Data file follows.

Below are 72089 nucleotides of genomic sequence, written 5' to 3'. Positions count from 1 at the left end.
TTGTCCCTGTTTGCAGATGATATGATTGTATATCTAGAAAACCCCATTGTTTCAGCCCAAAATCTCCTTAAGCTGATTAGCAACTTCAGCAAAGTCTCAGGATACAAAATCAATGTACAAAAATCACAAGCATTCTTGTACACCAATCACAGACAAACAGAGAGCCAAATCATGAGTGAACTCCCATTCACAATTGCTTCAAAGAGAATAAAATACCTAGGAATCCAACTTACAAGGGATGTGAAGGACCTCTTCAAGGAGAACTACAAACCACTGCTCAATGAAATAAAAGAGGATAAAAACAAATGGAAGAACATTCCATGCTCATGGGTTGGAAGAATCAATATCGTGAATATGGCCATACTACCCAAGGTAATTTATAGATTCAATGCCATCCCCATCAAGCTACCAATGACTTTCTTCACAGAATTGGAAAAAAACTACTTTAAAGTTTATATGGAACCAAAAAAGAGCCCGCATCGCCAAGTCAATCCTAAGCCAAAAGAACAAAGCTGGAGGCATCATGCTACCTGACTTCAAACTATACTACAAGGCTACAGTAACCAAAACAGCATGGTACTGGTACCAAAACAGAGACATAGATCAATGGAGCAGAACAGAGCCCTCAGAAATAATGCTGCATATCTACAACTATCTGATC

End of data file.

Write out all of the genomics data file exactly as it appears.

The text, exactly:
Below are 72089 nucleotides of genomic sequence, written 5' to 3'. Positions count from 1 at the left end.
TTGTCCCTGTTTGCAGATGATATGATTGTATATCTAGAAAACCCCATTGTTTCAGCCCAAAATCTCCTTAAGCTGATTAGCAACTTCAGCAAAGTCTCAGGATACAAAATCAATGTACAAAAATCACAAGCATTCTTGTACACCAATCACAGACAAACAGAGAGCCAAATCATGAGTGAACTCCCATTCACAATTGCTTCAAAGAGAATAAAATACCTAGGAATCCAACTTACAAGGGATGTGAAGGACCTCTTCAAGGAGAACTACAAACCACTGCTCAATGAAATAAAAGAGGATAAAAACAAATGGAAGAACATTCCATGCTCATGGGTTGGAAGAATCAATATCGTGAATATGGCCATACTACCCAAGGTAATTTATAGATTCAATGCCATCCCCATCAAGCTACCAATGACTTTCTTCACAGAATTGGAAAAAAACTACTTTAAAGTTTATATGGAACCAAAAAAGAGCCCGCATCGCCAAGTCAATCCTAAGCCAAAAGAACAAAGCTGGAGGCATCATGCTACCTGACTTCAAACTATACTACAAGGCTACAGTAACCAAAACAGCATGGTACTGGTACCAAAACAGAGACATAGATCAATGGAGCAGAACAGAGCCCTCAGAAATAATGCTGCATATCTACAACTATCTGATC